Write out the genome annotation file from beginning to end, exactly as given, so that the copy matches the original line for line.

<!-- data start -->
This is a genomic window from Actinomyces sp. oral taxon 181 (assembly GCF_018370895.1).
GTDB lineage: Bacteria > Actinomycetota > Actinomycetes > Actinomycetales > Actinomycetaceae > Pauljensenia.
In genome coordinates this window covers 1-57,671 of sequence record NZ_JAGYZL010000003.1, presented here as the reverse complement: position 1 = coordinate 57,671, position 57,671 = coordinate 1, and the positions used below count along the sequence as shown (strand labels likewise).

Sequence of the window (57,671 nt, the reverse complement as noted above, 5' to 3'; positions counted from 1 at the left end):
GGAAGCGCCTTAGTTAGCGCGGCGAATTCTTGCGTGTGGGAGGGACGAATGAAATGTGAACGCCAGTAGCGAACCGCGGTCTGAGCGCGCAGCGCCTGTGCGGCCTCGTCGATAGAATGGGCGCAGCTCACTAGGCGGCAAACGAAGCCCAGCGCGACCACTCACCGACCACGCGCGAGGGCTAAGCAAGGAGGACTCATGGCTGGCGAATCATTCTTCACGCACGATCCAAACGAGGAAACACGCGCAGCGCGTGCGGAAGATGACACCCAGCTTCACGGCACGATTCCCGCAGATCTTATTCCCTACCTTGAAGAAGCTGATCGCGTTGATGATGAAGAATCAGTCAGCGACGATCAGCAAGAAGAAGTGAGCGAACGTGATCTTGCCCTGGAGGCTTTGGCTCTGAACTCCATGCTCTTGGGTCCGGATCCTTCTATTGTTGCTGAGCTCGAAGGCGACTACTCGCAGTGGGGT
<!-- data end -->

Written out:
This is a genomic window from Actinomyces sp. oral taxon 181 (assembly GCF_018370895.1).
GTDB lineage: Bacteria > Actinomycetota > Actinomycetes > Actinomycetales > Actinomycetaceae > Pauljensenia.
In genome coordinates this window covers 1-57,671 of sequence record NZ_JAGYZL010000003.1, presented here as the reverse complement: position 1 = coordinate 57,671, position 57,671 = coordinate 1, and the positions used below count along the sequence as shown (strand labels likewise).

Sequence of the window (57,671 nt, the reverse complement as noted above, 5' to 3'; positions counted from 1 at the left end):
GGAAGCGCCTTAGTTAGCGCGGCGAATTCTTGCGTGTGGGAGGGACGAATGAAATGTGAACGCCAGTAGCGAACCGCGGTCTGAGCGCGCAGCGCCTGTGCGGCCTCGTCGATAGAATGGGCGCAGCTCACTAGGCGGCAAACGAAGCCCAGCGCGACCACTCACCGACCACGCGCGAGGGCTAAGCAAGGAGGACTCATGGCTGGCGAATCATTCTTCACGCACGATCCAAACGAGGAAACACGCGCAGCGCGTGCGGAAGATGACACCCAGCTTCACGGCACGATTCCCGCAGATCTTATTCCCTACCTTGAAGAAGCTGATCGCGTTGATGATGAAGAATCAGTCAGCGACGATCAGCAAGAAGAAGTGAGCGAACGTGATCTTGCCCTGGAGGCTTTGGCTCTGAACTCCATGCTCTTGGGTCCGGATCCTTCTATTGTTGCTGAGCTCGAAGGCGACTACTCGCAGTGGGGT